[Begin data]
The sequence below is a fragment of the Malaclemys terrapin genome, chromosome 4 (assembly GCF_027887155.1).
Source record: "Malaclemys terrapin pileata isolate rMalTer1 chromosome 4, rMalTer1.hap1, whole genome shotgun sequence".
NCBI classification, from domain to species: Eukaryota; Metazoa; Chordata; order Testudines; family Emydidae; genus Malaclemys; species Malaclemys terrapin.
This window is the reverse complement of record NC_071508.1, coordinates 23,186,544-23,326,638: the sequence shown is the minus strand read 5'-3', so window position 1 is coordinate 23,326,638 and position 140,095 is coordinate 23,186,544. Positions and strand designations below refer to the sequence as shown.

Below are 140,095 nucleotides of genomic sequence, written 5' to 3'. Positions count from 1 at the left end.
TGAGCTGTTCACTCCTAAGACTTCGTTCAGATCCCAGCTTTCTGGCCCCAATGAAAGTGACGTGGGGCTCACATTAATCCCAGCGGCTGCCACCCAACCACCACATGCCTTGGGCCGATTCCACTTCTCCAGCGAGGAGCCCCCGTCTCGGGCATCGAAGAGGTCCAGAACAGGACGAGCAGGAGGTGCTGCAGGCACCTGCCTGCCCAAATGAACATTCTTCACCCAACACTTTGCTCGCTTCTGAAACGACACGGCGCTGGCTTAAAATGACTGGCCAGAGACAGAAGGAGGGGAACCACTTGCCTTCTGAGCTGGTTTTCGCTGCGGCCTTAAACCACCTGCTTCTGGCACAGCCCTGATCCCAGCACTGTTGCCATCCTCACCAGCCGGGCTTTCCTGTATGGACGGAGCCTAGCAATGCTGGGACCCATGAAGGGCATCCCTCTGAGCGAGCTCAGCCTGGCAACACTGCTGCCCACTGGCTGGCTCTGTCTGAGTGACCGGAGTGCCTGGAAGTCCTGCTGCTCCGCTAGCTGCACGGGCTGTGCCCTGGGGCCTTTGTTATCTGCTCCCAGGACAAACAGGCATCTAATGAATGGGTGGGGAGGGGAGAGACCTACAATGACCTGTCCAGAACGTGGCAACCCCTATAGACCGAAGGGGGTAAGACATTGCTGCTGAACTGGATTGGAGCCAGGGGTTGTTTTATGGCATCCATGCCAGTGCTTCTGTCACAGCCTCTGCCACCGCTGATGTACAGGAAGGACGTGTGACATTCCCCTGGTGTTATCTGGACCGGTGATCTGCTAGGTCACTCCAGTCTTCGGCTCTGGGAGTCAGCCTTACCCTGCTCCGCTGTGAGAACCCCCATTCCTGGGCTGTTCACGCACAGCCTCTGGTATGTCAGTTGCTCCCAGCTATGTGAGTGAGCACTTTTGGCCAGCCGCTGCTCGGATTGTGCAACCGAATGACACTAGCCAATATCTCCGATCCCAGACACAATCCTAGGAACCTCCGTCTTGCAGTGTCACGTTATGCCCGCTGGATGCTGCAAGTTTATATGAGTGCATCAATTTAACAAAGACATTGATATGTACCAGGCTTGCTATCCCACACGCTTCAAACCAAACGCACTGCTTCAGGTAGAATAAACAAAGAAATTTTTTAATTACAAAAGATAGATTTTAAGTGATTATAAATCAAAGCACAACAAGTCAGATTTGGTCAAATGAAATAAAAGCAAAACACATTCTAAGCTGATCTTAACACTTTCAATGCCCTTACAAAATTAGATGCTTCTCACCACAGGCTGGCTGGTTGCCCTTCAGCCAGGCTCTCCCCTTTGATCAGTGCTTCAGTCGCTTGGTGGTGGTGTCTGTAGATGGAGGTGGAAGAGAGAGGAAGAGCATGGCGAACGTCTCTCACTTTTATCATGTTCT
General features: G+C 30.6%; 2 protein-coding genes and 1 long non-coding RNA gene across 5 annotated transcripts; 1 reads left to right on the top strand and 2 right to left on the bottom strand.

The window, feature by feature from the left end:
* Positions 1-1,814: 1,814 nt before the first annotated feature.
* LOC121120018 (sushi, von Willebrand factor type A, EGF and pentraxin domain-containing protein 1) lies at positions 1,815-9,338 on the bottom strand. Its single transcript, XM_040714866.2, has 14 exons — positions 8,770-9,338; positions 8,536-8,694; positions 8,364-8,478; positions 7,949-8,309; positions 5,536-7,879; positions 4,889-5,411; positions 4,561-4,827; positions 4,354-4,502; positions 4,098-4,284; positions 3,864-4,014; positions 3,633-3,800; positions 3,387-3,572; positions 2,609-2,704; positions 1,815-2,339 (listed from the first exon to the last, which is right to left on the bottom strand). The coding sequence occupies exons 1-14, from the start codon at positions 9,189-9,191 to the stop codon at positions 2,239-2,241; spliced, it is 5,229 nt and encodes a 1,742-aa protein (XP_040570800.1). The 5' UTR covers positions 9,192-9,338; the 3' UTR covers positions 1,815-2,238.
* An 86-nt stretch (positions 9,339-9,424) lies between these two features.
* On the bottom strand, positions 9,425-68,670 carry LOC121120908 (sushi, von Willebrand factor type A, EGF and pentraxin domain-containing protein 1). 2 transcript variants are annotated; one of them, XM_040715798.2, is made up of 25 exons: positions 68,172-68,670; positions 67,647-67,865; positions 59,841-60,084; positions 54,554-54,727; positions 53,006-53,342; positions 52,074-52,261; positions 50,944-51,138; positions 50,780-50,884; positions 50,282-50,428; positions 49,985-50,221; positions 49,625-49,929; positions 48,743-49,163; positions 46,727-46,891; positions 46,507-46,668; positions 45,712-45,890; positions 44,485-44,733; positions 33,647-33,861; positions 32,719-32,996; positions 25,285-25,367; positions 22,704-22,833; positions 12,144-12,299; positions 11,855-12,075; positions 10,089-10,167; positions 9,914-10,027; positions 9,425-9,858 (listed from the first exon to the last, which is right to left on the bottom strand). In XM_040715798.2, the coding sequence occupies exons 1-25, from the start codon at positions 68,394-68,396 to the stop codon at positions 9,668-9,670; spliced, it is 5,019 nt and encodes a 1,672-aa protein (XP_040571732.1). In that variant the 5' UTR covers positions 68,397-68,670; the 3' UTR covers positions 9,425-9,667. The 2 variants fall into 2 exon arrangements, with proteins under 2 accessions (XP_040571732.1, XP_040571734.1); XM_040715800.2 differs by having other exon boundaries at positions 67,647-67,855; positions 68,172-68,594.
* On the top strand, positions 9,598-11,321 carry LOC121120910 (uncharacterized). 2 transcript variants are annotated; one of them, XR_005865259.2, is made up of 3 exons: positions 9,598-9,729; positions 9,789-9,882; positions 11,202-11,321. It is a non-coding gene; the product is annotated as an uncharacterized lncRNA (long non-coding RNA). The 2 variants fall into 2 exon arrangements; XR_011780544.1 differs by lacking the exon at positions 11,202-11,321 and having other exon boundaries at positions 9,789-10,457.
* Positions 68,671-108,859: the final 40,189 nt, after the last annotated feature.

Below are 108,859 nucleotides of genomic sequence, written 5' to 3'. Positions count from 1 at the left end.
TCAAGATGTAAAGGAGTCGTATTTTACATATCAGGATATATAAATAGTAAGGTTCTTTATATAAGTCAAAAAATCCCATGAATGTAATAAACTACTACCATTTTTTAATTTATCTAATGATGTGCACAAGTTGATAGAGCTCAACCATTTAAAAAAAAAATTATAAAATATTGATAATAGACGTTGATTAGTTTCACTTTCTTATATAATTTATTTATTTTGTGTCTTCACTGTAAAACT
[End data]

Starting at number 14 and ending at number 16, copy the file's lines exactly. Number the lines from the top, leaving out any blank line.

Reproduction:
* Positions 68,671-108,859: the final 40,189 nt, after the last annotated feature.

Below are 108,859 nucleotides of genomic sequence, written 5' to 3'. Positions count from 1 at the left end.
TCAAGATGTAAAGGAGTCGTATTTTACATATCAGGATATATAAATAGTAAGGTTCTTTATATAAGTCAAAAAATCCCATGAATGTAATAAACTACTACCATTTTTTAATTTATCTAATGATGTGCACAAGTTGATAGAGCTCAACCATTTAAAAAAAAAATTATAAAATATTGATAATAGACGTTGATTAGTTTCACTTTCTTATATAATTTATTTATTTTGTGTCTTCACTGTAAAACT